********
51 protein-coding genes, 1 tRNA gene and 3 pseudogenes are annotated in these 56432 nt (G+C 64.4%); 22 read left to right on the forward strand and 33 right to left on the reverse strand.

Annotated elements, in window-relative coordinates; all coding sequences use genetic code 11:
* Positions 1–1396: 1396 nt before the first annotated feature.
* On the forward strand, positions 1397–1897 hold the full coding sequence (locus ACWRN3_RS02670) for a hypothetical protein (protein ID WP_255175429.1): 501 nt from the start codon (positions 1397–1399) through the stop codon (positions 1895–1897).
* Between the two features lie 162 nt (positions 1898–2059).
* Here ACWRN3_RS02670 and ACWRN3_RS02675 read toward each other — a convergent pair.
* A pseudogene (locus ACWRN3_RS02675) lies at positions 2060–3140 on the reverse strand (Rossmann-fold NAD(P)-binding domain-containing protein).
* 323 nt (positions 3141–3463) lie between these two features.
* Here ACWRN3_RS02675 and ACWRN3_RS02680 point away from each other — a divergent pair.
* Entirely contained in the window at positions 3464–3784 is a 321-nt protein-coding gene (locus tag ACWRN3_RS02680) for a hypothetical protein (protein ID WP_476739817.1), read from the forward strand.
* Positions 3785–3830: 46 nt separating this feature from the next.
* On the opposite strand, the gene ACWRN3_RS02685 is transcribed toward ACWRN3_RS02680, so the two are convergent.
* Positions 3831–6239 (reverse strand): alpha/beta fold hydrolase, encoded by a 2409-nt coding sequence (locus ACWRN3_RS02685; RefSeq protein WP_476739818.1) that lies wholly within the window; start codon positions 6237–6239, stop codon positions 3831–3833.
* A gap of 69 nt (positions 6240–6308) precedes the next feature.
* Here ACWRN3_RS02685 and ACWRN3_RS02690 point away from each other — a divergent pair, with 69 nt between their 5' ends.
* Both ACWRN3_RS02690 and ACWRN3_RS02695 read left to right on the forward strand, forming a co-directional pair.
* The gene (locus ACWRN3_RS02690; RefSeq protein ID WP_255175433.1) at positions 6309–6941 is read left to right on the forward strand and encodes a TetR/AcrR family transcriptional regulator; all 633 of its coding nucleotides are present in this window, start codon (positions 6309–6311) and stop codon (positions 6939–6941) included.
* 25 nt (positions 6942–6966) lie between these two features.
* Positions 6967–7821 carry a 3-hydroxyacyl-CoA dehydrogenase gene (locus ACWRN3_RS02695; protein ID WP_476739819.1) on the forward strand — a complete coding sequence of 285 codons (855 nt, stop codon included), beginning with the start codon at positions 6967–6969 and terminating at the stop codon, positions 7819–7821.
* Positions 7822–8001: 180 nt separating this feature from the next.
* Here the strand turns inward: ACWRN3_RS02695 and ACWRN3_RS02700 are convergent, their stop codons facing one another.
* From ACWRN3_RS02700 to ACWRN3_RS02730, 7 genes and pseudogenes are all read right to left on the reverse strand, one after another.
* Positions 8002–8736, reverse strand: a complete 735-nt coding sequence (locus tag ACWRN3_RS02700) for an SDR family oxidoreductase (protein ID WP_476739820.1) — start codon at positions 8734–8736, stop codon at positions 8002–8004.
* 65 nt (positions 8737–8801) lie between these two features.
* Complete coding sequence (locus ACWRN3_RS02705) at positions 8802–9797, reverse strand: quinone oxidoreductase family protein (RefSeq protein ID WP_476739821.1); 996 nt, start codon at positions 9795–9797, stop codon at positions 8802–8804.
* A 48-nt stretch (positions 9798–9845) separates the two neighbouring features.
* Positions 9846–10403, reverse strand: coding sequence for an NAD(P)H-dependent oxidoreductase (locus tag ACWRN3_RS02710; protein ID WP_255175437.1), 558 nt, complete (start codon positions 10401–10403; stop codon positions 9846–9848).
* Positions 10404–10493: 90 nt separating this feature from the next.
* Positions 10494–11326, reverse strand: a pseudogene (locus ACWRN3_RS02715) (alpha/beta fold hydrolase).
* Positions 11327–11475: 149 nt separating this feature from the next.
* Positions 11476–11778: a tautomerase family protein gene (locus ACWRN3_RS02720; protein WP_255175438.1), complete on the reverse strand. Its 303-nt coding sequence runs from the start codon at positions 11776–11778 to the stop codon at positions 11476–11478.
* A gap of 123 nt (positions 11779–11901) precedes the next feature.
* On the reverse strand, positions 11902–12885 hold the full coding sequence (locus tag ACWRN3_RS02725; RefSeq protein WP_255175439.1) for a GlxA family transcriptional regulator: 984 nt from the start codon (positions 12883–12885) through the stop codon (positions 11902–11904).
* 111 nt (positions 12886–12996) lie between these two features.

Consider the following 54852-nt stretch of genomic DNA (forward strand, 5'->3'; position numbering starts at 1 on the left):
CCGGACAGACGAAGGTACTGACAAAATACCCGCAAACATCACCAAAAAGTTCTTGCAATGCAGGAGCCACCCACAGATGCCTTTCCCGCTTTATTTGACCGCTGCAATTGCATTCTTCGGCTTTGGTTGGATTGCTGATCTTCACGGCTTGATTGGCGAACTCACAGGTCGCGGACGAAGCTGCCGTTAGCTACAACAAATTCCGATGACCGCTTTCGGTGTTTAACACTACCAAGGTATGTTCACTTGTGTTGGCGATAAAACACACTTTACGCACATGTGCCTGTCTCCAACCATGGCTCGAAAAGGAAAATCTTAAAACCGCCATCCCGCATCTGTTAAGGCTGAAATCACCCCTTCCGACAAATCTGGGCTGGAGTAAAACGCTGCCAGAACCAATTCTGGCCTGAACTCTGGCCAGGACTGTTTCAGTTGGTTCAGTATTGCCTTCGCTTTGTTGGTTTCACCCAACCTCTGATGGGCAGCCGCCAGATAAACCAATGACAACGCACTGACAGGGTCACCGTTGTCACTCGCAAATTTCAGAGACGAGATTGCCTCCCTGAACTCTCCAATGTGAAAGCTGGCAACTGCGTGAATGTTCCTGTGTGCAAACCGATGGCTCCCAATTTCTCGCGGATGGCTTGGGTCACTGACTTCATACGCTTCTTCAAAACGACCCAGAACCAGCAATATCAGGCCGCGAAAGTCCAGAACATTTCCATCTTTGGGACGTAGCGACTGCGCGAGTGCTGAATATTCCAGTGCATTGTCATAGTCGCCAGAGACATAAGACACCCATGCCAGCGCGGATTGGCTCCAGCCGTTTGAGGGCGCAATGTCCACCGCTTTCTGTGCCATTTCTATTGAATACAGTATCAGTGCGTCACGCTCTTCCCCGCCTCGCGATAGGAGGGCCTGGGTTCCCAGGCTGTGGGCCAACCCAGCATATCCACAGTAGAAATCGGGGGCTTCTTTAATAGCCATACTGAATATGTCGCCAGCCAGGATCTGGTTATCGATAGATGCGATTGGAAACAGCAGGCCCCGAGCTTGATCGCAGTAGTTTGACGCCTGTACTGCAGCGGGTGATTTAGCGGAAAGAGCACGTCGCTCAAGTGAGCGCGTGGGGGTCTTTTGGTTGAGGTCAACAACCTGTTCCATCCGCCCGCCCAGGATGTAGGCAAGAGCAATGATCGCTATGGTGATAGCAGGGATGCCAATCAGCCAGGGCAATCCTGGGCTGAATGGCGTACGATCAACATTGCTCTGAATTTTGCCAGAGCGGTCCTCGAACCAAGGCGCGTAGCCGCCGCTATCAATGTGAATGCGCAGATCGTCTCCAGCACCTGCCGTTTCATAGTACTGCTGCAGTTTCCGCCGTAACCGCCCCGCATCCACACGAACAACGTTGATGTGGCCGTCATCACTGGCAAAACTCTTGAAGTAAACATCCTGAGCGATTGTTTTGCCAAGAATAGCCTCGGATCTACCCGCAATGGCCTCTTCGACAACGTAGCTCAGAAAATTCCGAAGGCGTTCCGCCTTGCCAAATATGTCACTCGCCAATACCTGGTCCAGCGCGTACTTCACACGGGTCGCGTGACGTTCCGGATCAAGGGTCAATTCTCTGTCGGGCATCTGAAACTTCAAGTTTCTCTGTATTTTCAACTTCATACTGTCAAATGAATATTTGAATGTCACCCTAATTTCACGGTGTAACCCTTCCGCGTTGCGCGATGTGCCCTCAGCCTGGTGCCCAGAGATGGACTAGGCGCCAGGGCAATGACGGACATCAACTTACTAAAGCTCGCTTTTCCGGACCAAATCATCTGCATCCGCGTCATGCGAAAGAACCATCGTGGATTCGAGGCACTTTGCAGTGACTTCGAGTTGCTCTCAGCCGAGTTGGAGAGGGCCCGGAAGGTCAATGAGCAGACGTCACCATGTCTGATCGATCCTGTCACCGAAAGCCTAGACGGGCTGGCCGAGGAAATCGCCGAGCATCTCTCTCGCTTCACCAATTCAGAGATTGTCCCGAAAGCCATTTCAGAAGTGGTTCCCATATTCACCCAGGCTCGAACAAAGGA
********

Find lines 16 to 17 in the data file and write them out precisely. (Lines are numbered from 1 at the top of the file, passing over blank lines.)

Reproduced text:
* Both ACWRN3_RS02690 and ACWRN3_RS02695 read left to right on the forward strand, forming a co-directional pair.
* The gene (locus ACWRN3_RS02690; RefSeq protein ID WP_255175433.1) at positions 6309–6941 is read left to right on the forward strand and encodes a TetR/AcrR family transcriptional regulator; all 633 of its coding nucleotides are present in this window, start codon (positions 6309–6311) and stop codon (positions 6939–6941) included.